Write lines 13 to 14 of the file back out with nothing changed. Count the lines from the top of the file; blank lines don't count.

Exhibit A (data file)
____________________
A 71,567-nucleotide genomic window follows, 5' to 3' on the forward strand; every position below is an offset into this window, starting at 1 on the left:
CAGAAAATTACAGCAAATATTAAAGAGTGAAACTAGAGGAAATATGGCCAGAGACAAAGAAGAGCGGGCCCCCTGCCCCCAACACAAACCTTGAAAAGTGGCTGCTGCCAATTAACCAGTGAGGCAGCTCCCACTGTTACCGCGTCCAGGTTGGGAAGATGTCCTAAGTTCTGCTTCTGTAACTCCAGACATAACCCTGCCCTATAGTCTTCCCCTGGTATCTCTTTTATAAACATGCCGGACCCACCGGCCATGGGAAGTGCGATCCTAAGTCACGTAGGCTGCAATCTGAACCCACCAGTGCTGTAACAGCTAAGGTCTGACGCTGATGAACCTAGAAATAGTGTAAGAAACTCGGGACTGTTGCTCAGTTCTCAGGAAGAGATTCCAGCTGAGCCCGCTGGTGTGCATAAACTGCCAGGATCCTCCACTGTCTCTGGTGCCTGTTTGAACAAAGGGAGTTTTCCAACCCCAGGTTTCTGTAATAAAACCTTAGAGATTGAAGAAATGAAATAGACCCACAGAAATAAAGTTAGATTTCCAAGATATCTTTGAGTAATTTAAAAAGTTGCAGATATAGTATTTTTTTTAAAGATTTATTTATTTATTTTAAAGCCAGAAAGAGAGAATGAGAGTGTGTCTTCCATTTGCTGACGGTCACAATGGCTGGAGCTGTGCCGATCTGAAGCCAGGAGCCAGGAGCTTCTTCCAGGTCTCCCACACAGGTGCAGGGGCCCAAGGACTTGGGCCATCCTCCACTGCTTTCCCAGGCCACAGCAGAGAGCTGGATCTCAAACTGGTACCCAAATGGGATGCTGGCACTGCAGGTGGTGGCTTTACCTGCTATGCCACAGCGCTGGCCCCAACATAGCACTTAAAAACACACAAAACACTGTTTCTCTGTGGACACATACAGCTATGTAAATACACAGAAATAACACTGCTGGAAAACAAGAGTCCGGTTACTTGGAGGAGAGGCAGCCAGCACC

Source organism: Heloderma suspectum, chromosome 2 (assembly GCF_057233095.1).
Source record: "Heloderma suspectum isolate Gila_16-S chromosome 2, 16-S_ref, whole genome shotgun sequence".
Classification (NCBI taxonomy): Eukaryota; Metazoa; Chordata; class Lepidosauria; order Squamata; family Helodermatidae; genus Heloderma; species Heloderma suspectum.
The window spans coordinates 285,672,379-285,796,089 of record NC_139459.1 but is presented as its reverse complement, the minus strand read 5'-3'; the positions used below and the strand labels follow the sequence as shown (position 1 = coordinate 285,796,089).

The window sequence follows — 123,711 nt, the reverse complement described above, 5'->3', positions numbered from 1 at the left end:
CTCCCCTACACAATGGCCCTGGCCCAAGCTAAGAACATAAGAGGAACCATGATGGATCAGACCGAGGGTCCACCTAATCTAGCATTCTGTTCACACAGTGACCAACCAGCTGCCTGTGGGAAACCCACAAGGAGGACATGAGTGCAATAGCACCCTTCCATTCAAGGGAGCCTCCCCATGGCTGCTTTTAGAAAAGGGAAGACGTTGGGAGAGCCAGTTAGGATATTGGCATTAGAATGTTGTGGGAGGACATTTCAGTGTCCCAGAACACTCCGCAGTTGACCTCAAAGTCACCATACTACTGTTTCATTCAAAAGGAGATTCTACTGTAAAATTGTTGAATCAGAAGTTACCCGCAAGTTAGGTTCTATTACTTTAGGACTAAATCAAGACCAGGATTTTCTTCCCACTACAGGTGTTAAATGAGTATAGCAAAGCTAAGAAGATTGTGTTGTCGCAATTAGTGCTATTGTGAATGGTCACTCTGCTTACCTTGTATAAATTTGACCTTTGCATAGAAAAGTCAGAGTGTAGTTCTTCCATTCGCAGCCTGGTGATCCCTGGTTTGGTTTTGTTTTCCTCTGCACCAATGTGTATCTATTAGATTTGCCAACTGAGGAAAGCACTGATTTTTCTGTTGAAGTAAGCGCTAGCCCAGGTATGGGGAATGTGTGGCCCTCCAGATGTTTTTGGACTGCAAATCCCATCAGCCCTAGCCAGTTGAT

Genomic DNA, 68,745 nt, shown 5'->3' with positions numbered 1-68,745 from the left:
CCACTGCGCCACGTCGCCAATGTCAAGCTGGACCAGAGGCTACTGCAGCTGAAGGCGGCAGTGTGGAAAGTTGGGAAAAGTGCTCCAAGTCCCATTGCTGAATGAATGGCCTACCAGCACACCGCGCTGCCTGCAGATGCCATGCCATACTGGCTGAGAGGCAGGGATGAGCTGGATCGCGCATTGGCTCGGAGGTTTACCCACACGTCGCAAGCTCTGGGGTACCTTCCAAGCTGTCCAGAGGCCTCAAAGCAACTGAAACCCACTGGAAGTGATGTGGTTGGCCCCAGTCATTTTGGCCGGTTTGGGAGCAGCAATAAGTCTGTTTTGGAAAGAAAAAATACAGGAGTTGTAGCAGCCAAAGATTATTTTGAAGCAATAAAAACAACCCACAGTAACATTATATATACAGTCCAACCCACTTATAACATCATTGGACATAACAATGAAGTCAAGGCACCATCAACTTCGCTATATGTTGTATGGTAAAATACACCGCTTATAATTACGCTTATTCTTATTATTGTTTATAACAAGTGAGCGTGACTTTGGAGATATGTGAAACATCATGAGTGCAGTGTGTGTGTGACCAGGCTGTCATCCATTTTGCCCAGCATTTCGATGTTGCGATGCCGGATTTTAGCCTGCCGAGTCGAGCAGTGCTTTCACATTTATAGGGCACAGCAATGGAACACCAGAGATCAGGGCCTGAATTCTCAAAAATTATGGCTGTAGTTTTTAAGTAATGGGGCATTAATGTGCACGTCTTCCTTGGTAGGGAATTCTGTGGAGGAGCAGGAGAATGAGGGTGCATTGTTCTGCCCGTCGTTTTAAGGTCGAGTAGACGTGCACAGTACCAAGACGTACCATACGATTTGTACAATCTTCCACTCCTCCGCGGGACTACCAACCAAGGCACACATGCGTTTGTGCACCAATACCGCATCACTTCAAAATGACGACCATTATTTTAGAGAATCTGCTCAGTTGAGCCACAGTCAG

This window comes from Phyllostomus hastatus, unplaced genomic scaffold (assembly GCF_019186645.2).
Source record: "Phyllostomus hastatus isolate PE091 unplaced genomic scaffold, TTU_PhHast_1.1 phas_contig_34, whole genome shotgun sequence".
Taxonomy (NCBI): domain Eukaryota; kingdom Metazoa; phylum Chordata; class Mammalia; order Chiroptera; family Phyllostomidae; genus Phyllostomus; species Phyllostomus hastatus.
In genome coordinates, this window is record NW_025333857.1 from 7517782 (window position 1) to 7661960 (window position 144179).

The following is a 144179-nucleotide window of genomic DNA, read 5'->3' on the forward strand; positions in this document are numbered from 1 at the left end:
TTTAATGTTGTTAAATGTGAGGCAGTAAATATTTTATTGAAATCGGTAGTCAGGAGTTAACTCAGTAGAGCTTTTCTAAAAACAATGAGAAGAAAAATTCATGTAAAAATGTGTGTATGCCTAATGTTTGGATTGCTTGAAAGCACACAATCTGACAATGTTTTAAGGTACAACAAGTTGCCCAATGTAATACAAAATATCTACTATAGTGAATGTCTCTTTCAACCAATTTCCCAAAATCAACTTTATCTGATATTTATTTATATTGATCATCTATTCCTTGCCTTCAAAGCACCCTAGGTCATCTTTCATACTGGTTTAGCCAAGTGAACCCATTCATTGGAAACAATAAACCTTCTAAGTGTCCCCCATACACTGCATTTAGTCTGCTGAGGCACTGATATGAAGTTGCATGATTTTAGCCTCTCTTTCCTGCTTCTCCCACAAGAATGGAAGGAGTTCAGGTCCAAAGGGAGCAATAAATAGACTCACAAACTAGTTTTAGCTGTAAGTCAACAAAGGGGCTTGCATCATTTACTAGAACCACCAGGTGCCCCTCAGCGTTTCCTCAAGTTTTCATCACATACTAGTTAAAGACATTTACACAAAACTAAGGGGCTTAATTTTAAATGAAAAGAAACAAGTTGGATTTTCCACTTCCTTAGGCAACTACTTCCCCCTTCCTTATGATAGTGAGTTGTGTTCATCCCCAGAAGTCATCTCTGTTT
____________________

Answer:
Taxonomy (NCBI): domain Eukaryota; kingdom Metazoa; phylum Chordata; class Mammalia; order Chiroptera; family Phyllostomidae; genus Phyllostomus; species Phyllostomus hastatus.
In genome coordinates, this window is record NW_025333857.1 from 7517782 (window position 1) to 7661960 (window position 144179).